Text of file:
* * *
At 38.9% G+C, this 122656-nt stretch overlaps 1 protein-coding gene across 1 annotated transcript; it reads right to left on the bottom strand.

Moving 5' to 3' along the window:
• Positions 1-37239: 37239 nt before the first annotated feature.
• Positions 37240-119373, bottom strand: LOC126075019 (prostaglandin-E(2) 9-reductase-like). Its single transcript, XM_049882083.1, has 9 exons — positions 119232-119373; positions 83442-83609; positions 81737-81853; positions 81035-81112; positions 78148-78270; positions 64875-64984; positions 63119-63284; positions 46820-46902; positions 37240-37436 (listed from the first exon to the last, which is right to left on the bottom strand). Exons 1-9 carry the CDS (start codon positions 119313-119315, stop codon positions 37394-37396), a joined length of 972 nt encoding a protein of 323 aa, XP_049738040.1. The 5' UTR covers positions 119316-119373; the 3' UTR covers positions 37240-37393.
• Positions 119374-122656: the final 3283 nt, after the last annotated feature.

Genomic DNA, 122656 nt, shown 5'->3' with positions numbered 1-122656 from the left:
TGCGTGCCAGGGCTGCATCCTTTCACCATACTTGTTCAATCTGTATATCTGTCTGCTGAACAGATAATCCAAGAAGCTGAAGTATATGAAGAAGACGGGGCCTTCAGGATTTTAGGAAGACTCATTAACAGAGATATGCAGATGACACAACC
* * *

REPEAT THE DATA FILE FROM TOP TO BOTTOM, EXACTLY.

At 38.9% G+C, this 122656-nt stretch overlaps 1 protein-coding gene across 1 annotated transcript; it reads right to left on the bottom strand.

Moving 5' to 3' along the window:
• Positions 1-37239: 37239 nt before the first annotated feature.
• Positions 37240-119373, bottom strand: LOC126075019 (prostaglandin-E(2) 9-reductase-like). Its single transcript, XM_049882083.1, has 9 exons — positions 119232-119373; positions 83442-83609; positions 81737-81853; positions 81035-81112; positions 78148-78270; positions 64875-64984; positions 63119-63284; positions 46820-46902; positions 37240-37436 (listed from the first exon to the last, which is right to left on the bottom strand). Exons 1-9 carry the CDS (start codon positions 119313-119315, stop codon positions 37394-37396), a joined length of 972 nt encoding a protein of 323 aa, XP_049738040.1. The 5' UTR covers positions 119316-119373; the 3' UTR covers positions 37240-37393.
• Positions 119374-122656: the final 3283 nt, after the last annotated feature.

Genomic DNA, 122656 nt, shown 5'->3' with positions numbered 1-122656 from the left:
TGCGTGCCAGGGCTGCATCCTTTCACCATACTTGTTCAATCTGTATATCTGTCTGCTGAACAGATAATCCAAGAAGCTGAAGTATATGAAGAAGACGGGGCCTTCAGGATTTTAGGAAGACTCATTAACAGAGATATGCAGATGACACAACC